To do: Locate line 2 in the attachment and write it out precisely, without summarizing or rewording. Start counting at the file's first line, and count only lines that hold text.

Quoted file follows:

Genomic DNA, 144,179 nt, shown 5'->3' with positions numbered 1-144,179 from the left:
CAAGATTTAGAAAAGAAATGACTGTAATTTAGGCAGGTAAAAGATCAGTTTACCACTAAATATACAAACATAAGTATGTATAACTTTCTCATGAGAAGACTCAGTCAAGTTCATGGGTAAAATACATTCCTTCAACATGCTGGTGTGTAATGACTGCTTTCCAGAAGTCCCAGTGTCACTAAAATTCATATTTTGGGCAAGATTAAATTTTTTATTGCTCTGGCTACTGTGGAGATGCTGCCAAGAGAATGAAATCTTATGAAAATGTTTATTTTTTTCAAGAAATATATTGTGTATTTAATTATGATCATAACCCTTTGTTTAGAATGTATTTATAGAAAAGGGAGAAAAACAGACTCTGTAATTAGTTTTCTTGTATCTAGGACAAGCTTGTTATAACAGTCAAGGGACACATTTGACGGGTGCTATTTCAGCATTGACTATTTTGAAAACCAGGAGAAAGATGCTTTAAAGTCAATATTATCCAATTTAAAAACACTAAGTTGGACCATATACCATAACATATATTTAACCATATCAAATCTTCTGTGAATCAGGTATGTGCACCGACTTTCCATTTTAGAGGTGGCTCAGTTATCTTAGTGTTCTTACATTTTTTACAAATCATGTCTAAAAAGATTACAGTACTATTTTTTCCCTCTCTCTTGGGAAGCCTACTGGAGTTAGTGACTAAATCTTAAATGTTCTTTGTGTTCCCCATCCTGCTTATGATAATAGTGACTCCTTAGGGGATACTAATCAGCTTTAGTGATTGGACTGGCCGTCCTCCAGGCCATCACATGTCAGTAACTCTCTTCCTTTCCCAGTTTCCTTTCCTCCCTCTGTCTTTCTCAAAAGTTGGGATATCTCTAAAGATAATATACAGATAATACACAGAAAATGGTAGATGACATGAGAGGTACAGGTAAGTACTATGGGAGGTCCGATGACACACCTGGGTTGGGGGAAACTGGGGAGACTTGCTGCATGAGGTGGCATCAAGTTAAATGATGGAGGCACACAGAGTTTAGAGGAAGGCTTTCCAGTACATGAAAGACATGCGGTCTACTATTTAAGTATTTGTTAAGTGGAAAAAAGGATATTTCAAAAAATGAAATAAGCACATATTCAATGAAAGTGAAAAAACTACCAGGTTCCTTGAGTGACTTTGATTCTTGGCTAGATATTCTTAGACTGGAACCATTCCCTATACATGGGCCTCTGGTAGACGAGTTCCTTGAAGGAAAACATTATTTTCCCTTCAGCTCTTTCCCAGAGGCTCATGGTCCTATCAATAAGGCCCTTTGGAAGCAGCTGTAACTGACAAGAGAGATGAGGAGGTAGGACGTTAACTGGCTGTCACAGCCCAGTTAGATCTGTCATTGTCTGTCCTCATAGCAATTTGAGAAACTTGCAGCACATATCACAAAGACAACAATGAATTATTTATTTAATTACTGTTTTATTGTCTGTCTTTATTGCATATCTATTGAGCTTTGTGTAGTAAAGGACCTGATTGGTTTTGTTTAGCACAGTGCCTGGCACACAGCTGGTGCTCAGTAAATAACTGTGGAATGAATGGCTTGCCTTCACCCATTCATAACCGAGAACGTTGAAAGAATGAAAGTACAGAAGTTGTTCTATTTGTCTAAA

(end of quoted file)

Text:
CAAGATTTAGAAAAGAAATGACTGTAATTTAGGCAGGTAAAAGATCAGTTTACCACTAAATATACAAACATAAGTATGTATAACTTTCTCATGAGAAGACTCAGTCAAGTTCATGGGTAAAATACATTCCTTCAACATGCTGGTGTGTAATGACTGCTTTCCAGAAGTCCCAGTGTCACTAAAATTCATATTTTGGGCAAGATTAAATTTTTTATTGCTCTGGCTACTGTGGAGATGCTGCCAAGAGAATGAAATCTTATGAAAATGTTTATTTTTTTCAAGAAATATATTGTGTATTTAATTATGATCATAACCCTTTGTTTAGAATGTATTTATAGAAAAGGGAGAAAAACAGACTCTGTAATTAGTTTTCTTGTATCTAGGACAAGCTTGTTATAACAGTCAAGGGACACATTTGACGGGTGCTATTTCAGCATTGACTATTTTGAAAACCAGGAGAAAGATGCTTTAAAGTCAATATTATCCAATTTAAAAACACTAAGTTGGACCATATACCATAACATATATTTAACCATATCAAATCTTCTGTGAATCAGGTATGTGCACCGACTTTCCATTTTAGAGGTGGCTCAGTTATCTTAGTGTTCTTACATTTTTTACAAATCATGTCTAAAAAGATTACAGTACTATTTTTTCCCTCTCTCTTGGGAAGCCTACTGGAGTTAGTGACTAAATCTTAAATGTTCTTTGTGTTCCCCATCCTGCTTATGATAATAGTGACTCCTTAGGGGATACTAATCAGCTTTAGTGATTGGACTGGCCGTCCTCCAGGCCATCACATGTCAGTAACTCTCTTCCTTTCCCAGTTTCCTTTCCTCCCTCTGTCTTTCTCAAAAGTTGGGATATCTCTAAAGATAATATACAGATAATACACAGAAAATGGTAGATGACATGAGAGGTACAGGTAAGTACTATGGGAGGTCCGATGACACACCTGGGTTGGGGGAAACTGGGGAGACTTGCTGCATGAGGTGGCATCAAGTTAAATGATGGAGGCACACAGAGTTTAGAGGAAGGCTTTCCAGTACATGAAAGACATGCGGTCTACTATTTAAGTATTTGTTAAGTGGAAAAAAGGATATTTCAAAAAATGAAATAAGCACATATTCAATGAAAGTGAAAAAACTACCAGGTTCCTTGAGTGACTTTGATTCTTGGCTAGATATTCTTAGACTGGAACCATTCCCTATACATGGGCCTCTGGTAGACGAGTTCCTTGAAGGAAAACATTATTTTCCCTTCAGCTCTTTCCCAGAGGCTCATGGTCCTATCAATAAGGCCCTTTGGAAGCAGCTGTAACTGACAAGAGAGATGAGGAGGTAGGACGTTAACTGGCTGTCACAGCCCAGTTAGATCTGTCATTGTCTGTCCTCATAGCAATTTGAGAAACTTGCAGCACATATCACAAAGACAACAATGAATTATTTATTTAATTACTGTTTTATTGTCTGTCTTTATTGCATATCTATTGAGCTTTGTGTAGTAAAGGACCTGATTGGTTTTGTTTAGCACAGTGCCTGGCACACAGCTGGTGCTCAGTAAATAACTGTGGAATGAATGGCTTGCCTTCACCCATTCATAACCGAGAACGTTGAAAGAATGAAAGTACAGAAGTTGTTCTATTTGTCTAAA